Anti-drug antibodies noted in the phase Ib portion of the PREVAIL study in lupus drew queries for Oldwick, N.J.-based Provention Bio Inc. during a conference call related to earnings, but analysts seemed more interested in the company’s later-stage push in type 1 diabetes (T1D).
Shares of Provention (NASDAQ:PRVB) closed at $7.16, down $1.85, or 20.5%, after the firm disclosed top-line results from PREVAIL (PRV-3279 EVAluation In Lupus), testing PRV-3279 in 16 healthy volunteers. A humanized diabody targeting the B-cell surface proteins CD32B and CD79B, the compound is meant to intercept the pathophysiology of systemic lupus erythematosus and other B cell-mediated autoimmune diseases and to prevent or reduce the immunogenicity of biotherapeutics, including gene therapy products.
PRV-3279 proved well-tolerated in PREVAIL, with no serious adverse events. Pharmacokinetic parameters turned out dose-proportional, and high levels of B-cell engagement resulted in durable pharmacodynamic responses, Provention said. As expected by researchers, the candidate did not deplete B cells and yielded dose-proportional, extensive and sustained binding to circulating B lymphocytes, plus an extended pharmacodynamic effect was shown by the drop in circulating immunoglobulin M levels.
Alethia Young, of Cantor Fitzgerald, however, wanted to know more about the anti-drug antibodies that showed up at both dose levels tested. Chief Scientific Officer Francisco Leon said the finding was expected and “known from the prior phase I trials” done by Rockville, Md.-based Macrogenics Inc., “like with any biotherapeutic.” In May 2018, Provention licensed PRV-3279 (formerly MGD-010) from Macrogenics in a deal that gave Macrogenics a warrant to purchase a minority equity interest in Provention, as well as milestone payments if goals are met, plus royalties. The agreement also included PRV-031 (teplizumab) for early onset T1D, a pediatric orphan indication.
Leon stressed that, with PRV-3279, the immunogenicity “was not affecting exposure, was not affecting safety, and was not affecting the ability of the drug to inhibit the B cells. What comes next is digesting these data, discussing [them] with our key opinion leaders, and finalizing the design of the lupus phase IIa protocol.” Thomas Smith, of SVB Leerink, pursued Young’s line of questioning, asking whether more work with regard to dosing might lie ahead. Leon said Provention “chose the doses [for the phase Ib] based on the dose-escalation work done by Macrogenics in the first-in-human studies.” He said the firm has “already identified a dose level that is both well-tolerated and highly efficacious, so we do not anticipate requiring any additional dose-finding work in the phase IIa trial.”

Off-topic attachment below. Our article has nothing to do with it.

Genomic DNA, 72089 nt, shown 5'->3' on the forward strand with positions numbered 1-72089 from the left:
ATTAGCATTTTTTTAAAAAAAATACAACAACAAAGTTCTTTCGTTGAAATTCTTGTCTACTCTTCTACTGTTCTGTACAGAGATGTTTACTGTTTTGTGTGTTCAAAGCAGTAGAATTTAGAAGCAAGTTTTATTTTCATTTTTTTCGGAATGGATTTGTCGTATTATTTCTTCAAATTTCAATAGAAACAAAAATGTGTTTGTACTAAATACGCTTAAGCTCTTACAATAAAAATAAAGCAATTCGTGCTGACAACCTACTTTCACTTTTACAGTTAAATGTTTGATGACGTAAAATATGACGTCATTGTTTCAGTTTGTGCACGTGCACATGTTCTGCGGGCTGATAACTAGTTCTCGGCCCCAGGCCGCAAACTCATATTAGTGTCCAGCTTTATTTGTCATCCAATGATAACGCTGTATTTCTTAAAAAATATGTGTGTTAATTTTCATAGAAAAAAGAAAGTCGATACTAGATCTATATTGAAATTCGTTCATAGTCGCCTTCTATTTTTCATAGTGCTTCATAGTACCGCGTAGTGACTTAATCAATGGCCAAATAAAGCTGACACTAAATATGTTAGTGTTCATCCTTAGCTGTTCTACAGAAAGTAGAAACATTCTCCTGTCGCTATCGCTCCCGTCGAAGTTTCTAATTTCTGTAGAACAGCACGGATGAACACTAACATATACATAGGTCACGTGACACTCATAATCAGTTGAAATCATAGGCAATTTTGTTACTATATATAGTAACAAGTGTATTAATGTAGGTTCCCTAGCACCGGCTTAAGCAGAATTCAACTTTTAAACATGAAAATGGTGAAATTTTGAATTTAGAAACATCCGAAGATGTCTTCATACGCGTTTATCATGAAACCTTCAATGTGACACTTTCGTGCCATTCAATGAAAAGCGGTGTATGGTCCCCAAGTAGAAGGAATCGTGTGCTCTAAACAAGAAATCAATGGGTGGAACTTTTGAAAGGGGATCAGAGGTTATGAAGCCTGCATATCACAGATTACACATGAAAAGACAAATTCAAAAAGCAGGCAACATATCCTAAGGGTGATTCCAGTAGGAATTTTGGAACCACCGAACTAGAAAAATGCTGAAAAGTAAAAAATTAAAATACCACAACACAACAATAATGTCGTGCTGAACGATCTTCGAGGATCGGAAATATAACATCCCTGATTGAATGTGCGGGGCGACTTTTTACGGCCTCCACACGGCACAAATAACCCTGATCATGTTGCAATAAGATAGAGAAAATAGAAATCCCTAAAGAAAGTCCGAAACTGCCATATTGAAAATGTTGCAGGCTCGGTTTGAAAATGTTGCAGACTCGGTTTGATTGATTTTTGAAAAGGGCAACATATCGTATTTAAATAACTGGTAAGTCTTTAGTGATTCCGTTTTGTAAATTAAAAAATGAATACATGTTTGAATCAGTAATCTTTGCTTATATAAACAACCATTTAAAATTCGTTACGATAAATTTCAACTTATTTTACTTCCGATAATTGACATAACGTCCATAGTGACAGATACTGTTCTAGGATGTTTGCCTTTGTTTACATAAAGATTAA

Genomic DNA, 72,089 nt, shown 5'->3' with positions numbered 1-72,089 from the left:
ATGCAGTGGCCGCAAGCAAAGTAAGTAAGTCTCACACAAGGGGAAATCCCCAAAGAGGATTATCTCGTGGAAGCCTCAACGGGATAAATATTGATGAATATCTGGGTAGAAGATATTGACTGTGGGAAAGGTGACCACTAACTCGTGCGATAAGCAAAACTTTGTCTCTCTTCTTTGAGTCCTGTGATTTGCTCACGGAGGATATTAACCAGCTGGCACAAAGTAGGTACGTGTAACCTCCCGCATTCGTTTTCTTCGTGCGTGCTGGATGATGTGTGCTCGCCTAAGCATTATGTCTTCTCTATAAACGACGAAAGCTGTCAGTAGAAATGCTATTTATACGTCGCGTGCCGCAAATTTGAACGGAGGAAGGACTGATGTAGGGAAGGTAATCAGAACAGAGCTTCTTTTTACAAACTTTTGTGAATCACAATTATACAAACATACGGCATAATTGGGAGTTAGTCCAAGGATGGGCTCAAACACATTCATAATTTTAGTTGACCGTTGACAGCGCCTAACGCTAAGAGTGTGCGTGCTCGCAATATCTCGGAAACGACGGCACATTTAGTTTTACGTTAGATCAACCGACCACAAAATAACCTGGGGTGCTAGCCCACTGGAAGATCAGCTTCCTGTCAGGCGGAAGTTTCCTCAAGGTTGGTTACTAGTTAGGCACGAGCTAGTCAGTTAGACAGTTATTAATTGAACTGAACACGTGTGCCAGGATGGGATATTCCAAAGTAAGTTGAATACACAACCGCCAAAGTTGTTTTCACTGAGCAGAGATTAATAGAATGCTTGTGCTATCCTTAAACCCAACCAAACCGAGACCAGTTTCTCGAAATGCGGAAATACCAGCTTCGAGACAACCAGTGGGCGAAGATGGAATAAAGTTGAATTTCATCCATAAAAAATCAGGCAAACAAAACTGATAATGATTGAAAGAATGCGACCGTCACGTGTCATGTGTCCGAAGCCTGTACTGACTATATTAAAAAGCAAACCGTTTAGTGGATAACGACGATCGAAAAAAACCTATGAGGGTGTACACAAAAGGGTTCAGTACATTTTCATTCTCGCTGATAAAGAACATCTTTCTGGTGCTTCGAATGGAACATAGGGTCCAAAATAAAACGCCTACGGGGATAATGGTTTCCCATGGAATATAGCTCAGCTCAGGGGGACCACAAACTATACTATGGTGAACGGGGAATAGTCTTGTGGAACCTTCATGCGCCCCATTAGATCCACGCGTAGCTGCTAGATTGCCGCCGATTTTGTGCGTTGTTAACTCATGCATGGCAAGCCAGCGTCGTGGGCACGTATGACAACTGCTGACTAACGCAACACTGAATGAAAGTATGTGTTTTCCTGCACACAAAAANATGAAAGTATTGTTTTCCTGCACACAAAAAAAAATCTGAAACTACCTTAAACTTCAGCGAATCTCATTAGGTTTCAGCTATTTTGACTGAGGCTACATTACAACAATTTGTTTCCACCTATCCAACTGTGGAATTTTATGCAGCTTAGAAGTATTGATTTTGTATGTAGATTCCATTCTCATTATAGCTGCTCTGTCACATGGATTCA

Talk turned to teplizumab, a humanized, anti-CD3 monoclonal antibody. Provention expects to complete submission of a BLA in the fourth quarter of 2020. CEO Ashleigh Palmer said the company will not try commercializing the drug in Europe and is “actively seeking partnerships” there. Chief Commercial Officer Jason Hoitt noted that Provention is “18 months or so away” from a possible launch of teplizumab in the U.S. and therefore “nowhere near finalizing the price. Initial work is now underway around building the health-economic story. I think the addition of Jessica Blumstein to the team brings a wealth of experience in doing just that.” Blumstein was brought aboard as vice president of market access and distribution. In the biotech sector for 18 years, she most recently served as head of global commercial development and general U.S. manager at Enzyvant Therapeutics Inc., and before that was senior director of global market access at Sarepta Therapeutics Inc. for more than two years.
Hoitt said Provention will “start to engage payers as early as next quarter,” and “the formal pricing research will come later this year.” Regarding the size of the sales force, he said nothing is set in stone yet; the company plans to let the data drive such decisions. “We want to approach this in as lean a way as we possibly can to maximize the opportunity,” he said, and guessed “ballpark numbers” of between 35 and 50 sales reps.
In December 2019, Provention disclosed that Johnson & Johnson had decided not to take up an option to buy back the rights to the CSF1R inhibitor PRV-6527, which Provention had been developing for Crohn’s disease. That wasn’t much of a surprise, since in October phase IIa top-line data showed that the drug did not differentiate from placebo. J&J unit Janssen Pharmaceuticals said it would support and expand the field of the license agreement between Provention and Janssen, originally established in inflammatory bowel disease in April 2017. “In our view, Janssen's decision, though minor and in line with our expectations, constitutes a potentially important step, as it should make out-licensing of PRV-6527 easier,” Wainwright analyst Raghuram Selvaraju wrote in a Dec. 30 report that reiterated his buy rating and 12-month price target of $20. Like others, he placed most of the stock’s value on teplizumab. “While manufacturing-related gating items may only permit completion of the BLA filing in the fourth quarter of 2020, we believe the breakthrough therapy designation that has already been accorded to teplizumab could confer priority review,” he wrote, leading to launch in the second half of 2021.